13. Nov 21, 2019 #33

    DRFlyer

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    That's a good point Dana, and finding an exact mission for a homebuilt has been a struggle for me. One of the biggest advantages I saw in the Flea design was the ability to quickly and easily store it at home, though I understand even just towing it to the airport each time could get old.

    I think you all provide good counter-points to going with a Flea project, and I think I'll settle on my second choice, the Pietenpol. I may not have the storage issue in 10 years, so it would probably be more productive to have an aircraft that I'd be more familiar with it's flying characteristics, plus I can bring along a friend to share in the experience.
     
  14. Nov 21, 2019 #34

    cheapracer

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    Brilliant design too, as well as oddball models he has built (including the study and flying of Delta Wings) and obviously spent numerous hours submerged in aviation in general.

    With his background, I accept his word as gospel on HIS Mignet, but doesn't explain all the builders and owners of other Mignets who are having a great time with nothing but huge smiles to be seen. many a Youtube video verifies this.

    So, was there issues with Rotax618's actual craft, was there problems with that specific Mignet model, or something else that explains it?


    I have designed and built all numbers of lever control systems for various applications, you don't have to accept what you have, you can speed up, slow down or change the motion rate of any basic control lever system with ease.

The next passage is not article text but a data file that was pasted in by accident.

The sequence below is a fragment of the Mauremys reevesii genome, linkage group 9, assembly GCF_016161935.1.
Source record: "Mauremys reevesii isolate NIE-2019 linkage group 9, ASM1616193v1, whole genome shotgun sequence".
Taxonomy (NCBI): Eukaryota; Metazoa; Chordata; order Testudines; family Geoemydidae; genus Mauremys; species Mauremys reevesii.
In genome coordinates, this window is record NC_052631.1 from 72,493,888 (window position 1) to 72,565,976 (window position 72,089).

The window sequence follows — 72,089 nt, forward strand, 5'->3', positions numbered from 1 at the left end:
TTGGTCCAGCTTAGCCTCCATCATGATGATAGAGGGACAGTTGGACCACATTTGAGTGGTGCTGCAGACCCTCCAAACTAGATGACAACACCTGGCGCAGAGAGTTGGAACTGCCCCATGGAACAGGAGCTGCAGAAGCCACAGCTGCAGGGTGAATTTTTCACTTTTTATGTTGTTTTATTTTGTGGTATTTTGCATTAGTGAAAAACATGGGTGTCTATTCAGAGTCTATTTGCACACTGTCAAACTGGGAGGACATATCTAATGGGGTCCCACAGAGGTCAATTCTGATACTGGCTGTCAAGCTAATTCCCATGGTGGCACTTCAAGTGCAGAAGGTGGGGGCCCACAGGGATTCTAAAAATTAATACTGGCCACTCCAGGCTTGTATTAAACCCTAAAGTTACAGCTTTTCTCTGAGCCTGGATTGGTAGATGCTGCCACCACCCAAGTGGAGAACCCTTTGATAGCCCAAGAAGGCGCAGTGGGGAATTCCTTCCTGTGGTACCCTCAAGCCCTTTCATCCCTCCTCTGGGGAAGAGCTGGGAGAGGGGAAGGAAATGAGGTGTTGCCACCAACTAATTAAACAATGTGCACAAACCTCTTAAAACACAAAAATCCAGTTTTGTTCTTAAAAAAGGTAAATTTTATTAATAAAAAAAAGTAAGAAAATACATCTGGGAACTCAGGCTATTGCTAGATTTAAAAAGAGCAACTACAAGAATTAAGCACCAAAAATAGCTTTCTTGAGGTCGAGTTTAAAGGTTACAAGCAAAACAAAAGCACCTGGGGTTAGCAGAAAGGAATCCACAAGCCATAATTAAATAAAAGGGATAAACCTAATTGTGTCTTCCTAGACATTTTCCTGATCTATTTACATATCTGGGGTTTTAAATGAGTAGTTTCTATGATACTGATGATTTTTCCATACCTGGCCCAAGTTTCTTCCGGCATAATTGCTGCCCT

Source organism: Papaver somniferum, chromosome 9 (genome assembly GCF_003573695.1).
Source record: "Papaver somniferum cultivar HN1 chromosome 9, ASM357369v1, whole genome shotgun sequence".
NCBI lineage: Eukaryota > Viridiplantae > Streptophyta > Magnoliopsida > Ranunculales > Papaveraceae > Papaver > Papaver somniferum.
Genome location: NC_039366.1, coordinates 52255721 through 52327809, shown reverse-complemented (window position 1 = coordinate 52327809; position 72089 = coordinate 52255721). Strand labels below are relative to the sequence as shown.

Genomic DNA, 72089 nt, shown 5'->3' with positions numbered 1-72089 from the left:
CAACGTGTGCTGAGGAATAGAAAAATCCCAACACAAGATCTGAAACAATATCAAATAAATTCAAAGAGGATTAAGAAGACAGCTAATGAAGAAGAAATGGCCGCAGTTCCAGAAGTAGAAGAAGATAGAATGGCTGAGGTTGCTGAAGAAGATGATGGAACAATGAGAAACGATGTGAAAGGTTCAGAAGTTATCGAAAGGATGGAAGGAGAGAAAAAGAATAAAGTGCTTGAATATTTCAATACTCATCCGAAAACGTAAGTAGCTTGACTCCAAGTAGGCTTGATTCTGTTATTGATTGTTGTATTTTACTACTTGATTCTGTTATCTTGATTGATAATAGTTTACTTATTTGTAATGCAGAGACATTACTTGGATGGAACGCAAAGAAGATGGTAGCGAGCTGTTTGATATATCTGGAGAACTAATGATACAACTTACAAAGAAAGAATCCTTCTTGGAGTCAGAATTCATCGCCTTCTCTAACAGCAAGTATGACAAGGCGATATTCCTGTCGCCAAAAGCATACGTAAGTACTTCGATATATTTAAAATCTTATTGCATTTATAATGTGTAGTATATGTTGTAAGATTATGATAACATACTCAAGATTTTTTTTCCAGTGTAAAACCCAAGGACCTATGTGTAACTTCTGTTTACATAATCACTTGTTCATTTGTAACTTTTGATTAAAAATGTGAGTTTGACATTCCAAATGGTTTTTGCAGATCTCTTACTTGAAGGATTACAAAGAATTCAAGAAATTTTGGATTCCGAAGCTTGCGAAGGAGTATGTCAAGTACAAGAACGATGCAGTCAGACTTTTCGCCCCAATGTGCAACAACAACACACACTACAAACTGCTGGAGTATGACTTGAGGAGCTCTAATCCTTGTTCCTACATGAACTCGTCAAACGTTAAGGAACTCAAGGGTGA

I see a number of aircraft have a basic control issue with the motion rate being too fast initially, and then slowing down as the control moves further through it's travel, which is exactly the opposite of what you need for good feel.


    With the amount of people who dump on them in forums, probably less than what there might be.
     
    Last edited: Nov 21, 2019
  15. Nov 22, 2019 #35

    rotax618

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    Lots of people have fun flying powered parachutes and trikes and accept the limitations, it you are willing to expend the large amount of energy required to build an aircraft and accept that the result will be inferior to a modern 3axis aircraft, then go ahead, even the Wright brothers recognised the need for roll control, not as a secondary effect of yaw.
     
  16. Nov 22, 2019 #36

    Groundhog Gravy

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    I'm building a Flea, and I think that's about my assessment. It's a quirky historical aircraft that I can build cheaply and with fair ease, and it has a more-with-less philosophy that resonates with me. Would a Minimax or Himax perform better on about the same investment of time and money? Probably. But it wouldn't have the "Well, that's different!" effect, and it wouldn't fulfill my childhood desire for a Flea. Maybe it's akin to cosplay; I feel like I'm stepping into 1936 every time I open the book. I'll let you know if I'm happy with my choice when it's flying.

    Besides, the community of Pouducielistes is just a delight. Religious fanatics? Maybe, but fanatics of the gentlest sort.
     
  17. Nov 22, 2019 #37

    rotax618

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    9659295D-19AF-47BC-8173-B271082D68F9.jpeg 0DC54073-9A83-49A3-8F1B-B7723D8F13D0.jpeg Yes I was seduced by Sport D’la Air, if you are aware of the limitations and your intention is to build an historic quirky aircraft, I say go for it, it is a very satisfying build. Someone should design a simple conventional 3 axis wooden aeroplane using Mignet’s wing folding mechanism.[/ATTACH]
     
  18. Nov 22, 2019 #38

    cheapracer

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    No Fritz, you've got enough to do!!
     
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  19. Nov 22, 2019 #39

    plncraze

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    Like a Arsenal DeLanne? Spelling!
     
  20. Nov 22, 2019 #40

    Aerowerx

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    Quirky? Or just different?